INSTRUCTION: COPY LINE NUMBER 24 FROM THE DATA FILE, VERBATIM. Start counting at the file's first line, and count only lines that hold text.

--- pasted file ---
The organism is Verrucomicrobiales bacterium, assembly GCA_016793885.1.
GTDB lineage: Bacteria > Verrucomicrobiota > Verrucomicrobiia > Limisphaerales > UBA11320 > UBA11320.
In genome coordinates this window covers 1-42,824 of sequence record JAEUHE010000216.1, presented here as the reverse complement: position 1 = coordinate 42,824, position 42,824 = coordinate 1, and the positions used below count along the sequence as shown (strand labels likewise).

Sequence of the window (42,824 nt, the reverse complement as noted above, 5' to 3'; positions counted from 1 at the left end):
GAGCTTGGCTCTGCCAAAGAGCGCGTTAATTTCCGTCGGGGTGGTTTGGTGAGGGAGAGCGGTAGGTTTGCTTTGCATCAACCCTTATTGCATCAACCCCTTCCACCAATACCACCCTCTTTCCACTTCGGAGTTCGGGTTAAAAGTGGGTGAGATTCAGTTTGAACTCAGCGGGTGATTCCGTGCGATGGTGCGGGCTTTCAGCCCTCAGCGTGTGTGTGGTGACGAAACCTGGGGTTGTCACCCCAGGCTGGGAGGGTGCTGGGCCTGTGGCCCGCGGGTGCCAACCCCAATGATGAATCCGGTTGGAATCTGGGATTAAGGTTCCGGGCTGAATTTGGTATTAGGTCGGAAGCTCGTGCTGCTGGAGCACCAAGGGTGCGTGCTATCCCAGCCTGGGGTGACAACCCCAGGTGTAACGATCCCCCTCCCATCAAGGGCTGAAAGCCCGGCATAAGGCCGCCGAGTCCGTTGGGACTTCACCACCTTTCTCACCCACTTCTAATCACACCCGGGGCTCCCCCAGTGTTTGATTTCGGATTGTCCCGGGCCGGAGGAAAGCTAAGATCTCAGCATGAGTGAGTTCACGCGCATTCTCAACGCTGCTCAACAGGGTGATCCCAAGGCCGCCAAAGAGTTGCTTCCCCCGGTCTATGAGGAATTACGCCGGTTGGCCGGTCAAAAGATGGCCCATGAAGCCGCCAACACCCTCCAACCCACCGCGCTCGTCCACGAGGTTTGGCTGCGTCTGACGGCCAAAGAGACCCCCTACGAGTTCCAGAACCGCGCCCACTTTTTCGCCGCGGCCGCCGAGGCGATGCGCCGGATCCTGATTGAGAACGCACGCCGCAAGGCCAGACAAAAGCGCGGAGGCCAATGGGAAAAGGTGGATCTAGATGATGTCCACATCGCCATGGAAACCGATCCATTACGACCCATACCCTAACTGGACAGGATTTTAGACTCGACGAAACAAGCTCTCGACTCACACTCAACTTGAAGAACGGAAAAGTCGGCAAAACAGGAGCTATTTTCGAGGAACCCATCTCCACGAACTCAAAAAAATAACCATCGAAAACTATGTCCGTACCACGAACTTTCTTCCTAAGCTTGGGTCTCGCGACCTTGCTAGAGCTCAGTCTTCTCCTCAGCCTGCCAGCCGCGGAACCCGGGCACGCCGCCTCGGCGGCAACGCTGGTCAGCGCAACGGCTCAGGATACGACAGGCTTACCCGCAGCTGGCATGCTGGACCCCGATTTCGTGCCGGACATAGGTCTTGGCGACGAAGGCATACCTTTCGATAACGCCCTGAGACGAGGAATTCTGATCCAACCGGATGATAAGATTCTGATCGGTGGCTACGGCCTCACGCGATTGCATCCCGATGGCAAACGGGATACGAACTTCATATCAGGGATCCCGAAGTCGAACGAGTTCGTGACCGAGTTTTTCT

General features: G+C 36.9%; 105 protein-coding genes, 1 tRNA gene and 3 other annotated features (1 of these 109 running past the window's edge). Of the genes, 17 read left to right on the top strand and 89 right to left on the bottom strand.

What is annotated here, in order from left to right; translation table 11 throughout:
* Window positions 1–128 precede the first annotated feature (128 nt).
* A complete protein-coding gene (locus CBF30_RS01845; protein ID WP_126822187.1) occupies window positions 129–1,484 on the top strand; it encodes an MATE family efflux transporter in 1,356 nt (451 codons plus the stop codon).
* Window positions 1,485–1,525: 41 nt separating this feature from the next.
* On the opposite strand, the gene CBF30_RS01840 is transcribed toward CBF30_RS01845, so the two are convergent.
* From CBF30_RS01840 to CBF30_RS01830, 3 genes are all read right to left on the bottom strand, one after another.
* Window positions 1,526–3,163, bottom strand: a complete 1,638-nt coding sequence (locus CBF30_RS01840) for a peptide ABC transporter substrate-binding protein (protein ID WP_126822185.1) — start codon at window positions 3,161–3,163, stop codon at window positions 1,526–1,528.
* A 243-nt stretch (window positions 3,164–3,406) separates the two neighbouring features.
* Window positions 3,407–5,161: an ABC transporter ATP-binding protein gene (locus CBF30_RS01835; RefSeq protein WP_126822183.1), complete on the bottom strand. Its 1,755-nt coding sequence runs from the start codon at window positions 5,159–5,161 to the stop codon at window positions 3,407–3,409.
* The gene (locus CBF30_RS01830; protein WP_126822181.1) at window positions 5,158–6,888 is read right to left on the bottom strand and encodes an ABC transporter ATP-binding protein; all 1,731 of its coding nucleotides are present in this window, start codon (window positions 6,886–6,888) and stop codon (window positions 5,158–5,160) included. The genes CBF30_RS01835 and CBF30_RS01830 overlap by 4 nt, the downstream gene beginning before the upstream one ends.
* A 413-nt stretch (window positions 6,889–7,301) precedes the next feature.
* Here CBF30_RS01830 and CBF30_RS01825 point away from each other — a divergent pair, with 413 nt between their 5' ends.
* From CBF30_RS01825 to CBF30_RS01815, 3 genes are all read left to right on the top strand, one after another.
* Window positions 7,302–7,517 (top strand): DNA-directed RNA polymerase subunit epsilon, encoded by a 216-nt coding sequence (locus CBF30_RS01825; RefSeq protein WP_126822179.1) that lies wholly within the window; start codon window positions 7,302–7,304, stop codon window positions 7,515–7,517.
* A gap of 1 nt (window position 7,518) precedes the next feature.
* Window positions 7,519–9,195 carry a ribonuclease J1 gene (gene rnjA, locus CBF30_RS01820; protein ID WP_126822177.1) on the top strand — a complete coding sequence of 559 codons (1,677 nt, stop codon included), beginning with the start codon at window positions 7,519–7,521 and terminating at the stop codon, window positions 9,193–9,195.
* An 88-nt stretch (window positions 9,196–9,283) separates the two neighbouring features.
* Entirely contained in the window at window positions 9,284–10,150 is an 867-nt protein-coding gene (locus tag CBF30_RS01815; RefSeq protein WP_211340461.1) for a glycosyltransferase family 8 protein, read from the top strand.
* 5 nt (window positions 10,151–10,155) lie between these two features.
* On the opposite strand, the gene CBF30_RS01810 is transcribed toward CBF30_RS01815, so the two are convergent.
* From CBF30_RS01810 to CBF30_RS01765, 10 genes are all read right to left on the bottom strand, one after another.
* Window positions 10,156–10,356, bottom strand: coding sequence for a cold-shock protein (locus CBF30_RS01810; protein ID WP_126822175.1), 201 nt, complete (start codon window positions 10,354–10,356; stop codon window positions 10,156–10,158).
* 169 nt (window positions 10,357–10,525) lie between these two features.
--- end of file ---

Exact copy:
* Entirely contained in the window at window positions 9,284–10,150 is an 867-nt protein-coding gene (locus tag CBF30_RS01815; RefSeq protein WP_211340461.1) for a glycosyltransferase family 8 protein, read from the top strand.